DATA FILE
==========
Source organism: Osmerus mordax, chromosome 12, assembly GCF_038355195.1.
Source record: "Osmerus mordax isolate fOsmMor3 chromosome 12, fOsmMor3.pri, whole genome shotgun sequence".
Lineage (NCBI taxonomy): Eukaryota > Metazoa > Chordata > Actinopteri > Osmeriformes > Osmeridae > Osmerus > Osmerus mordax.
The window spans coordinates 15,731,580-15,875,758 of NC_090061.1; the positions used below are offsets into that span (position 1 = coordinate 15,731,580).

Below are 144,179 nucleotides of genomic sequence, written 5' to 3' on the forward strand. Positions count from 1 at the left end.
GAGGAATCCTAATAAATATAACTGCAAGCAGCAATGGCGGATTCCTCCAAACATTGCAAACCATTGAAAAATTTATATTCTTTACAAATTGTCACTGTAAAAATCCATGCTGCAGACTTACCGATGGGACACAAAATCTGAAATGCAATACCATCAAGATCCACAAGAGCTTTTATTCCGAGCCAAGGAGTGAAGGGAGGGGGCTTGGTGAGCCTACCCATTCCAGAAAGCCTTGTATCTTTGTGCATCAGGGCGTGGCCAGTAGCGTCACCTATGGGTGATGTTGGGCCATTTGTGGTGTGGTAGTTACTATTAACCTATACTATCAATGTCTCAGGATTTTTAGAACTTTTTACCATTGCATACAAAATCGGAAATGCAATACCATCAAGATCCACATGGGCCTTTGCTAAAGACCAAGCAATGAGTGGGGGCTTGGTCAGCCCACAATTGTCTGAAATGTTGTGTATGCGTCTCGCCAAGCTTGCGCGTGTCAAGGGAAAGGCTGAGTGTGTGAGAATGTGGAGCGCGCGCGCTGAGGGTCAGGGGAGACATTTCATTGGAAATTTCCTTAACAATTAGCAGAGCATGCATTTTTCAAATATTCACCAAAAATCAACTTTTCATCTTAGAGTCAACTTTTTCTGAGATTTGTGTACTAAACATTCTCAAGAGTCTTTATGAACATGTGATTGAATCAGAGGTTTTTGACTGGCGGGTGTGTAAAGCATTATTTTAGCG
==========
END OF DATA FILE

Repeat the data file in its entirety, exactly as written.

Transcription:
Source organism: Osmerus mordax, chromosome 12, assembly GCF_038355195.1.
Source record: "Osmerus mordax isolate fOsmMor3 chromosome 12, fOsmMor3.pri, whole genome shotgun sequence".
Lineage (NCBI taxonomy): Eukaryota > Metazoa > Chordata > Actinopteri > Osmeriformes > Osmeridae > Osmerus > Osmerus mordax.
The window spans coordinates 15,731,580-15,875,758 of NC_090061.1; the positions used below are offsets into that span (position 1 = coordinate 15,731,580).

Below are 144,179 nucleotides of genomic sequence, written 5' to 3' on the forward strand. Positions count from 1 at the left end.
GAGGAATCCTAATAAATATAACTGCAAGCAGCAATGGCGGATTCCTCCAAACATTGCAAACCATTGAAAAATTTATATTCTTTACAAATTGTCACTGTAAAAATCCATGCTGCAGACTTACCGATGGGACACAAAATCTGAAATGCAATACCATCAAGATCCACAAGAGCTTTTATTCCGAGCCAAGGAGTGAAGGGAGGGGGCTTGGTGAGCCTACCCATTCCAGAAAGCCTTGTATCTTTGTGCATCAGGGCGTGGCCAGTAGCGTCACCTATGGGTGATGTTGGGCCATTTGTGGTGTGGTAGTTACTATTAACCTATACTATCAATGTCTCAGGATTTTTAGAACTTTTTACCATTGCATACAAAATCGGAAATGCAATACCATCAAGATCCACATGGGCCTTTGCTAAAGACCAAGCAATGAGTGGGGGCTTGGTCAGCCCACAATTGTCTGAAATGTTGTGTATGCGTCTCGCCAAGCTTGCGCGTGTCAAGGGAAAGGCTGAGTGTGTGAGAATGTGGAGCGCGCGCGCTGAGGGTCAGGGGAGACATTTCATTGGAAATTTCCTTAACAATTAGCAGAGCATGCATTTTTCAAATATTCACCAAAAATCAACTTTTCATCTTAGAGTCAACTTTTTCTGAGATTTGTGTACTAAACATTCTCAAGAGTCTTTATGAACATGTGATTGAATCAGAGGTTTTTGACTGGCGGGTGTGTAAAGCATTATTTTAGCG